BEIJING – China's top prosecutor's office said Sunday it is conducting a bribery investigation into a high-ranking official who was the mayor of a port city at the time of a warehouse explosion that killed 173 people.
The two-sentence announcement about Huang Xingguo by the national prosecutor's office made no mention of the explosion in a warehouse in Tianjin, a city of 15 million people east of Beijing. But other officials have been punished on charges they took bribes to ignore safety violations that led to the blast, one of China's deadliest workplace accidents.
Investigators found the warehouse held illegal stores of the combustible fertilizer ammonium nitrate, which caught fire and caused a series of blasts.
At a public meeting last year, Huang, who was the city's interim Communist Party chief and mayor, expressed "deep compunction" about the explosion.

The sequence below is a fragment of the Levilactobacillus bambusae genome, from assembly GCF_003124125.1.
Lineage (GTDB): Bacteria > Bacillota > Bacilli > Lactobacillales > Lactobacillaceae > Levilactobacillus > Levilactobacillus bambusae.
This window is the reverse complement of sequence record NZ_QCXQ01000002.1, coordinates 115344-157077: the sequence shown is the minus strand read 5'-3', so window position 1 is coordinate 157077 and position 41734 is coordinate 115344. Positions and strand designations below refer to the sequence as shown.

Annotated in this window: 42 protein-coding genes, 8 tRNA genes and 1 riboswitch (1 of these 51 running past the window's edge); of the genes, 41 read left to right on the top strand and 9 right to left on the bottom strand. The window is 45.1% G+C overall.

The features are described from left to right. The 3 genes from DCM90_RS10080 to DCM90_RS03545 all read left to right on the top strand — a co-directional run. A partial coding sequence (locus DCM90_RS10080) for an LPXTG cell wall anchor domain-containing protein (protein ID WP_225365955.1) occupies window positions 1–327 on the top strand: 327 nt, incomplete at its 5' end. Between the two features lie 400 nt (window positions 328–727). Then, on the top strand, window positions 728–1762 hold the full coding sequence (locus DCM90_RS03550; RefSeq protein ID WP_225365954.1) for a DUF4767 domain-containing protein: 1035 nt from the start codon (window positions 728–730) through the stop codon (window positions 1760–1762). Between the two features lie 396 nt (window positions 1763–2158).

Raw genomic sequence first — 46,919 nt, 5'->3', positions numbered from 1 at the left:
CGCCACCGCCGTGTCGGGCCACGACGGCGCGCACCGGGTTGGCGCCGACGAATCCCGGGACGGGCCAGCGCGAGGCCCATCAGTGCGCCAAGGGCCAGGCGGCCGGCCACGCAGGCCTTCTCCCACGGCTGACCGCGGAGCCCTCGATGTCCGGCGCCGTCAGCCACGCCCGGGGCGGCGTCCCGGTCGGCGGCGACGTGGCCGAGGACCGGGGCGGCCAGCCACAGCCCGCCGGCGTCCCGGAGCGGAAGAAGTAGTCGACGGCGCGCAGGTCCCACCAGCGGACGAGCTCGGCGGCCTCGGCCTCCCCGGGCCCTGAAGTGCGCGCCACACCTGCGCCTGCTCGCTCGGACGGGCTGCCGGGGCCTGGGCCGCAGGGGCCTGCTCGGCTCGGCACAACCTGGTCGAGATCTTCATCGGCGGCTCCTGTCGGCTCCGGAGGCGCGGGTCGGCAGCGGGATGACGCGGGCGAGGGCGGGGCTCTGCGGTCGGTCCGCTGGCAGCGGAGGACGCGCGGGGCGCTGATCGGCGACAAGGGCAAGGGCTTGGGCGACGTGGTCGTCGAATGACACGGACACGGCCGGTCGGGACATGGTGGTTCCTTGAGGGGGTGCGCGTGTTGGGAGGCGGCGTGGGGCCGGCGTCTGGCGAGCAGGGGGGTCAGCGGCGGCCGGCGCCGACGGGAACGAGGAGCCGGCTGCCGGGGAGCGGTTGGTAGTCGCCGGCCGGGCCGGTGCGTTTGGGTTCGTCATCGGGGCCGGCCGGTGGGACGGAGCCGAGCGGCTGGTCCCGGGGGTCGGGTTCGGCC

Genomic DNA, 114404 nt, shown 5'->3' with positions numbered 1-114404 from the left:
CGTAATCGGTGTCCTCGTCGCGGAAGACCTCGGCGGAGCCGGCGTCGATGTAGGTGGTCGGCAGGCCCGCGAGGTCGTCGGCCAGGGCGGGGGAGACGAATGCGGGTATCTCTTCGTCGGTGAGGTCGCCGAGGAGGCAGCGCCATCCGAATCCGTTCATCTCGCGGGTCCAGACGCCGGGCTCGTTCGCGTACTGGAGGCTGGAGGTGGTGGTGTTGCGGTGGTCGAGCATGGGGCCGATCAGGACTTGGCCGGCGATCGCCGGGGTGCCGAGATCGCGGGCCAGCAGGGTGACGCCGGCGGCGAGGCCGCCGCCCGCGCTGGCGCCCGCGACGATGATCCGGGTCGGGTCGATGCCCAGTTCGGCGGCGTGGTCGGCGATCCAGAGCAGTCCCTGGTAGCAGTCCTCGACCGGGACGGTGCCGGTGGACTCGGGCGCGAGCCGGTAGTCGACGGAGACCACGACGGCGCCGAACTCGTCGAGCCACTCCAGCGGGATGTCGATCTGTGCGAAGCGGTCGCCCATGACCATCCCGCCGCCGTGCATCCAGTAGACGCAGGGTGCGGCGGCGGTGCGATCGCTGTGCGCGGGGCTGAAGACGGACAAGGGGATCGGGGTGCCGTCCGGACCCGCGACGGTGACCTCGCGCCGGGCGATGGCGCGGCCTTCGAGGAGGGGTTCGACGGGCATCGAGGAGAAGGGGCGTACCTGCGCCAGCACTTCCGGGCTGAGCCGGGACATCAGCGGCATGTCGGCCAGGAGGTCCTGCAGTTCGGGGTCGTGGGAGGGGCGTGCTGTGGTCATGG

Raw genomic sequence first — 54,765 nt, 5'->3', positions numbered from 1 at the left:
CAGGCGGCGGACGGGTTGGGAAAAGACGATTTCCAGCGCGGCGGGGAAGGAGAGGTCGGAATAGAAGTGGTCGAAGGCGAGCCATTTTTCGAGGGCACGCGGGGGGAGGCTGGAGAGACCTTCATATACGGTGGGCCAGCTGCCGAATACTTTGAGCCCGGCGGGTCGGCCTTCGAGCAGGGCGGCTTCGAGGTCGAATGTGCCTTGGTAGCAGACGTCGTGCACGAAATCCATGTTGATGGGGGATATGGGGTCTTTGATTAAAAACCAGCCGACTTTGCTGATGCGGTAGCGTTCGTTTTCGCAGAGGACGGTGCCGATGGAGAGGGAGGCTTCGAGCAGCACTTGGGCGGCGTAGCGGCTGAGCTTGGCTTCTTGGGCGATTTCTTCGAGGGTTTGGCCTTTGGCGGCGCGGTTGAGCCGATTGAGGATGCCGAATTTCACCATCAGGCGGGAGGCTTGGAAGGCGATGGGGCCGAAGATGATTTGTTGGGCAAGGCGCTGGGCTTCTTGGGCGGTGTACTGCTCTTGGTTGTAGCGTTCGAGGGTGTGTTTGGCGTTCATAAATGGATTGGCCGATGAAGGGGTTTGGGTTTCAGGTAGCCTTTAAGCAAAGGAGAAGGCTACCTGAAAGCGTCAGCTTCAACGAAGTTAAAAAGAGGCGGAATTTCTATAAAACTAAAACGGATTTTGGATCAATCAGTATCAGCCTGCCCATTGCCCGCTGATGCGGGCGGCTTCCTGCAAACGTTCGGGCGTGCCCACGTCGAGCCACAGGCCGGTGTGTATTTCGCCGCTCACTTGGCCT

State media reported in September that he had been removed from his positions. He was expelled from the ruling party this month.
The country's Central Committee for Discipline Inspection said Huang had "severely violated political discipline," according to the official Xinhua News Agency. It said he took "huge bribes of property and money" and used his position to improperly benefit his son and others.
Most of the people killed in the explosion were firefighters and police who weren't told ammonium nitrate was in the building.
The accident drew international attention to China's workplace safety problems and endemic corruption. Chinese President Xi Jinping has launched a signature national anti-corruption campaign snaring officials and party cadres at all levels.
The head of a logistics company linked to the blast was given a suspended death sentence and lesser penalties were imposed on 48 other government officials and company employees. And the former head of China's national safety regulator, the State Administration of Work Safety, was charged last year with taking bribes and embezzlement.
Associated Press researcher Henry Hou contributed to this report.